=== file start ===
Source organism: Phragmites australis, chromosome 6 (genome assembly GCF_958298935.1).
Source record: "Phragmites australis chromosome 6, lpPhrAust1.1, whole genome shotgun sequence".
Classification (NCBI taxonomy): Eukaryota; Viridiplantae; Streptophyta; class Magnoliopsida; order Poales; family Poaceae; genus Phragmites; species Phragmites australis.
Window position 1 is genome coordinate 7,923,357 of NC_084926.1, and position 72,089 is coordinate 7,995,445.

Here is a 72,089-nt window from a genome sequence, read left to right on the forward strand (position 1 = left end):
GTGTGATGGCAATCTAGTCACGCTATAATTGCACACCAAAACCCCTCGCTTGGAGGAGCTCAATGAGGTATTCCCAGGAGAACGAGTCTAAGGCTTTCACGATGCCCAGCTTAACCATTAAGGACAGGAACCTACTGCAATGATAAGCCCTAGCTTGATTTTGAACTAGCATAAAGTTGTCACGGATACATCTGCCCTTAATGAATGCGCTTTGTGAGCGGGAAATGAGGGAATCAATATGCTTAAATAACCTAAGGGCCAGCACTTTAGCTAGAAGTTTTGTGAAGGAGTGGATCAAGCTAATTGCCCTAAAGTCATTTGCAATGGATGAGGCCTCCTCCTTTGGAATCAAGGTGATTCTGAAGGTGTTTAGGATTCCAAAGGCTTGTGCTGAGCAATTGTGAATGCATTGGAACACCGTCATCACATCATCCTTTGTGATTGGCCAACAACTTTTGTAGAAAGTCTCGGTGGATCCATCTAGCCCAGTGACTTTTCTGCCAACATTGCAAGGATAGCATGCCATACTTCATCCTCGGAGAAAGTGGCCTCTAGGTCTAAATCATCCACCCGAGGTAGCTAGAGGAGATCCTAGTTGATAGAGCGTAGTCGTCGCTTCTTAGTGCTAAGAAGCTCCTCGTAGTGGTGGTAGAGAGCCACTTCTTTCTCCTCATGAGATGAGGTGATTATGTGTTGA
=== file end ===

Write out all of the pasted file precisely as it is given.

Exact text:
Source organism: Phragmites australis, chromosome 6 (genome assembly GCF_958298935.1).
Source record: "Phragmites australis chromosome 6, lpPhrAust1.1, whole genome shotgun sequence".
Classification (NCBI taxonomy): Eukaryota; Viridiplantae; Streptophyta; class Magnoliopsida; order Poales; family Poaceae; genus Phragmites; species Phragmites australis.
Window position 1 is genome coordinate 7,923,357 of NC_084926.1, and position 72,089 is coordinate 7,995,445.

Here is a 72,089-nt window from a genome sequence, read left to right on the forward strand (position 1 = left end):
GTGTGATGGCAATCTAGTCACGCTATAATTGCACACCAAAACCCCTCGCTTGGAGGAGCTCAATGAGGTATTCCCAGGAGAACGAGTCTAAGGCTTTCACGATGCCCAGCTTAACCATTAAGGACAGGAACCTACTGCAATGATAAGCCCTAGCTTGATTTTGAACTAGCATAAAGTTGTCACGGATACATCTGCCCTTAATGAATGCGCTTTGTGAGCGGGAAATGAGGGAATCAATATGCTTAAATAACCTAAGGGCCAGCACTTTAGCTAGAAGTTTTGTGAAGGAGTGGATCAAGCTAATTGCCCTAAAGTCATTTGCAATGGATGAGGCCTCCTCCTTTGGAATCAAGGTGATTCTGAAGGTGTTTAGGATTCCAAAGGCTTGTGCTGAGCAATTGTGAATGCATTGGAACACCGTCATCACATCATCCTTTGTGATTGGCCAACAACTTTTGTAGAAAGTCTCGGTGGATCCATCTAGCCCAGTGACTTTTCTGCCAACATTGCAAGGATAGCATGCCATACTTCATCCTCGGAGAAAGTGGCCTCTAGGTCTAAATCATCCACCCGAGGTAGCTAGAGGAGATCCTAGTTGATAGAGCGTAGTCGTCGCTTCTTAGTGCTAAGAAGCTCCTCGTAGTGGTGGTAGAGAGCCACTTCTTTCTCCTCATGAGATGAGGTGATTATGTGTTGA